Day after day the market manager moved me to different areas of the store.  First I was next to the pizzas.  Surely someone would pick me if I was associated with something fast and cheap. I stared across the aisle, focusing intensely on the Leanfast bars.  A woman in a bikini with dyed blond hair and a spray tan devoured the chocolate seductively.  I was definitely in the wrong position.

Next, the market manager moved me to the ice cream section.  I tried to be cool and aloof, like one of those anorexic French women who thought hunger itself was a sign of shameless need. No one was biting.

At last, they stuck me with the vegetables where all good food goes to die.

But then she came.

I could tell she was of the boring variety by the absence of color in her wardrobe and the way she chatted with primarily women over sixty-five.

“Don’t bother with those batteries,” she pointed to a shelf full of Duracell’s while an older woman scratched her head. “They may be on sale, but they’re never as good as the Energizers.”

After moving on from the batteries, she scanned the fruits.  Too tart.

She scanned the pizza.  Too greasy.

She scanned the vegetables and shook her head with obvious disappointment.

And then she saw me.

“Pierogi!” She said with glee. “I’ve been looking for you everywhere!”

Book Release

Dear Readers,

Some of you have been asking when and where you can buy my book.  According to my publisher, the print version will be released later this month.  I will keep you updated.

The book, Object Relations, will feature many of the stories from this blog.  Illustrations are done by Petra Wagner and the photographer is Tom Haynes.

For additional information, please feel free to email me directly at: RebeccaColesLee@gmail.com

Gum

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Well, gum, here you are again.

I know.

How do you always get stuck in these situations?

I don’t know.

You think you would learn.  Last time it was the boy with wolf teeth.  Before that, just dentures.

You think I’d learn.

But you don’t.  You never learn.

Maybe we should continue to talk about it and I will remember next time.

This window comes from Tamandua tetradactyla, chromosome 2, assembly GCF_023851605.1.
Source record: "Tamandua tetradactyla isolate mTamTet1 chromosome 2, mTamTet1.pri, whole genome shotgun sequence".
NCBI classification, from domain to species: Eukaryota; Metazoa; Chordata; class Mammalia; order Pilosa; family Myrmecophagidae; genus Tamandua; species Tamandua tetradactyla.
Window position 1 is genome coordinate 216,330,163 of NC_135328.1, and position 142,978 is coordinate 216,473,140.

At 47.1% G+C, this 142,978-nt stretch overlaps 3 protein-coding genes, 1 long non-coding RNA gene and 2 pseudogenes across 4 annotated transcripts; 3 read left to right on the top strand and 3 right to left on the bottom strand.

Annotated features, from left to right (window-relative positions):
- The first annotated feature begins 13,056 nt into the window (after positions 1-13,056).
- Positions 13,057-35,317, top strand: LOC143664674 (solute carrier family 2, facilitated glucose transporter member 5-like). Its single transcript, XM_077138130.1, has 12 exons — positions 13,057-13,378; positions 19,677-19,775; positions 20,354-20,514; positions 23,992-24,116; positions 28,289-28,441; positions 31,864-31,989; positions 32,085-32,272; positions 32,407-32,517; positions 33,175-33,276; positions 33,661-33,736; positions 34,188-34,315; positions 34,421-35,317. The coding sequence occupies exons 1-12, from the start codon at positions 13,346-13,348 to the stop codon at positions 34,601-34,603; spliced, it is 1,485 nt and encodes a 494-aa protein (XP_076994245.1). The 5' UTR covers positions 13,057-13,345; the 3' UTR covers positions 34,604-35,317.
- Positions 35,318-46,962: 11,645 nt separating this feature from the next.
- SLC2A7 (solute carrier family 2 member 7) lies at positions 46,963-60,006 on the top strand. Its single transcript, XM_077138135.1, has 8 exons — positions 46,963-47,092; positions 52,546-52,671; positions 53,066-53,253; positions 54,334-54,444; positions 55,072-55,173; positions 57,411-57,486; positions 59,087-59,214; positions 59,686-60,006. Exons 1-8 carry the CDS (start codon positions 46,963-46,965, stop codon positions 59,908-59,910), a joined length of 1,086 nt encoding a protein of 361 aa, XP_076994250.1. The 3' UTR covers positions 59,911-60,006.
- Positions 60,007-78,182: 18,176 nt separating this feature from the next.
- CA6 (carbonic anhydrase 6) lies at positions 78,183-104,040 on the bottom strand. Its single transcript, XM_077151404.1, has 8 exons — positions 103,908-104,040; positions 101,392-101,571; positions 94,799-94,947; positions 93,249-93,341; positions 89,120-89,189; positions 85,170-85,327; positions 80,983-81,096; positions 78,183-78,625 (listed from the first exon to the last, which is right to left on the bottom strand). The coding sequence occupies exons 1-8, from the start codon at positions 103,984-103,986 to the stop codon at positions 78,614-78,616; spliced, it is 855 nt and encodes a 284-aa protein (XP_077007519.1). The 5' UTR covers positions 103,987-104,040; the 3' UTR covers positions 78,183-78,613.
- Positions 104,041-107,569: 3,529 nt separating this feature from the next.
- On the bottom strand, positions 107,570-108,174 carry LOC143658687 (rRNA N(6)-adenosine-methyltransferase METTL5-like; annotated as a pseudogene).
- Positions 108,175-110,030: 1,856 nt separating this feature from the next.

But that’s what we did last time.

I know. I’m not as slick as I’d hoped.

The Origami Bird

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The Origami Bird

There once was a bird who lived inside a paper house. The walls were so thin that he could hear everything from the other side. Afraid to make a sound, he sat by himself, stiff in an armchair.

On the days that he would fly from his window into the deep blue sky, he could not be there fully. Instead his mind was trapped inside the origami house, wondering what his neighbors were doing.

He wondered if they would be fighting about who would do the dishes. He wondered if he could smell their worm casserole through the walls. He wondered if he could hear them laughing and talking with friends late at night.

So consumed was he by these neighbors that he forgot where he was going. He forgot about the sky and its magical feeling of infinity. He forgot about his hunger for worms and mice. Instead, he stayed inside and listened to the lives around him.

His neighbors had children together and raised them to be strong. They had birthdays and wedding celebrations and dinners with guests. His neighbors would sometimes listen to loud music or shriek over the phone. There never seemed to be an end to their stories of excitement.

One day, when the neighbors were unusually quiet, the bird got an itch to find an adventure of his own.  When he got up to go to the window there was a sharpness in his side. He lifted his wing, but could no longer remember how to fly.  He hoped for the sky.  He hoped for the best. But when he looked down, his wings had turned to paper.